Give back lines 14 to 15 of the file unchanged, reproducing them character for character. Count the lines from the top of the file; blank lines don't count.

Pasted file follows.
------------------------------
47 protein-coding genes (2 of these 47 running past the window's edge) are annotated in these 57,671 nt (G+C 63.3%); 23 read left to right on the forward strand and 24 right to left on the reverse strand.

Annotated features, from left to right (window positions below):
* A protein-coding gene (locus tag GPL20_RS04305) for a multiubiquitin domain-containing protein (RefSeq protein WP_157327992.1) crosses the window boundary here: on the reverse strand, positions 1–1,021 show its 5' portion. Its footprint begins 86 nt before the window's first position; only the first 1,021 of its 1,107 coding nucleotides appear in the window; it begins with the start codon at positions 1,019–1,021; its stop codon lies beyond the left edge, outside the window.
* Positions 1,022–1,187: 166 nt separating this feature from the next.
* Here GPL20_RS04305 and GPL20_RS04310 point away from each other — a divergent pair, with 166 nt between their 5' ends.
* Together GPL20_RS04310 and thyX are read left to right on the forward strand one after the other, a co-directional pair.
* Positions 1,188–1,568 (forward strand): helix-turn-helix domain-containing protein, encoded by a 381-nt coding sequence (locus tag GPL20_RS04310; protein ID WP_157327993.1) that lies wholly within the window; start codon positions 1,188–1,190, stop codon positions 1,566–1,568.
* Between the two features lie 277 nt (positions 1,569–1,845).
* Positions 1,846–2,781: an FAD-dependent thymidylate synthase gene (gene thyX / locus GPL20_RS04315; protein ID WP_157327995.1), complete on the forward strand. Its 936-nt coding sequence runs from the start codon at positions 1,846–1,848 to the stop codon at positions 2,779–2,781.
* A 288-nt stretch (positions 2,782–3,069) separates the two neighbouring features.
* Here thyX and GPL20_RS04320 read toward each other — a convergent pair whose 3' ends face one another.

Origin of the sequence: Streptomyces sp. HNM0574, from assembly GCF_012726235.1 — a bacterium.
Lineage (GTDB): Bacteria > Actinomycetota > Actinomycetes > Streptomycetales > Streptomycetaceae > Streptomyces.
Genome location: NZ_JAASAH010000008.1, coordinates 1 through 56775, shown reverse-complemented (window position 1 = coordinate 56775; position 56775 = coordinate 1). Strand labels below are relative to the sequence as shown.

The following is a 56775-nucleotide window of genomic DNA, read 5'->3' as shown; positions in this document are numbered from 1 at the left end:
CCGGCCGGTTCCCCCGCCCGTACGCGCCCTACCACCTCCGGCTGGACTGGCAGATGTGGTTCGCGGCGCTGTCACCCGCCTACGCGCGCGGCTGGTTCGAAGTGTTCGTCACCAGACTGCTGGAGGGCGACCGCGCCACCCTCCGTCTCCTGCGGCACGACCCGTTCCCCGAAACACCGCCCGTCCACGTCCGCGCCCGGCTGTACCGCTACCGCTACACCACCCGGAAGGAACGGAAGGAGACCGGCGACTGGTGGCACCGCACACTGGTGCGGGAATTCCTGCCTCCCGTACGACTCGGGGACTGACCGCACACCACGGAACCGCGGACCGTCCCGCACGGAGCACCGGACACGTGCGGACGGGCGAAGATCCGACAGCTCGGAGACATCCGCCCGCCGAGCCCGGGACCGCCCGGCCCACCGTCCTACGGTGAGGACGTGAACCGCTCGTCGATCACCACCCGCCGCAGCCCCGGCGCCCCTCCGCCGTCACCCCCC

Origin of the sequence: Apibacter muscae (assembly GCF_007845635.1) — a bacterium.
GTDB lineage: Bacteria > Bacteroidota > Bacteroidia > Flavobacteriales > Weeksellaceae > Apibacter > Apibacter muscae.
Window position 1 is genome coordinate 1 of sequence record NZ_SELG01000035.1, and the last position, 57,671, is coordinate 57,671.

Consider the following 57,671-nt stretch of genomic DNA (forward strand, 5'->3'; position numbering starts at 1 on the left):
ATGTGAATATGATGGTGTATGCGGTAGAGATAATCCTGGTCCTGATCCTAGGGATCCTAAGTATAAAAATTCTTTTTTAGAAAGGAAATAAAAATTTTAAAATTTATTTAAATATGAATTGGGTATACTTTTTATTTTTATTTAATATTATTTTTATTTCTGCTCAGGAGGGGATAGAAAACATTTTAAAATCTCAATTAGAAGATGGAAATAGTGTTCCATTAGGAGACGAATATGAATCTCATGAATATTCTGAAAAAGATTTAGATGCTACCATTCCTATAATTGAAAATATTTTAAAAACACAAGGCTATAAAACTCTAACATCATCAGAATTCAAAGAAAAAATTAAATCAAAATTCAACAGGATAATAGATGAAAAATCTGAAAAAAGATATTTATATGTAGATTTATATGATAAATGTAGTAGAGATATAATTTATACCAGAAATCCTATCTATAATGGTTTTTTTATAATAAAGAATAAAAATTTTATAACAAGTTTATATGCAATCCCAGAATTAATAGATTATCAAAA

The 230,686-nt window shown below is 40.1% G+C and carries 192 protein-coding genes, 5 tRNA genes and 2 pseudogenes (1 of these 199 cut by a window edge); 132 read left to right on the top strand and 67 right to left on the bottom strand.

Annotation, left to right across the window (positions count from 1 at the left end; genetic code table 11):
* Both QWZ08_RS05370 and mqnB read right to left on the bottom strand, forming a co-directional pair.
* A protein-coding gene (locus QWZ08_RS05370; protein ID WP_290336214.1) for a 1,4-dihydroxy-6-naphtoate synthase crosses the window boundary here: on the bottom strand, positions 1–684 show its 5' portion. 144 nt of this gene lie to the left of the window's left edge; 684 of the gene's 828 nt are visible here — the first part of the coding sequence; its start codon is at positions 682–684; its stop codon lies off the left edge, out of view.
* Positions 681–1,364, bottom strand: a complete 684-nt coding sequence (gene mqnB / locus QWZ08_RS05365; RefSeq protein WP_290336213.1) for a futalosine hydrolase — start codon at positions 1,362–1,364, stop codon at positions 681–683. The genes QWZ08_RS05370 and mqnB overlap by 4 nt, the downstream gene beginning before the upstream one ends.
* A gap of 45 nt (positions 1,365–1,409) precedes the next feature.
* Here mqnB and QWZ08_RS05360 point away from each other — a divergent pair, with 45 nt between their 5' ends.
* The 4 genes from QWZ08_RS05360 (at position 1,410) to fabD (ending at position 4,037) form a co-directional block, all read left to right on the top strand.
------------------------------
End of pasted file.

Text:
Genome location: NZ_JAASAH010000008.1, coordinates 1 through 56775, shown reverse-complemented (window position 1 = coordinate 56775; position 56775 = coordinate 1). Strand labels below are relative to the sequence as shown.

The following is a 56775-nucleotide window of genomic DNA, read 5'->3' as shown; positions in this document are numbered from 1 at the left end: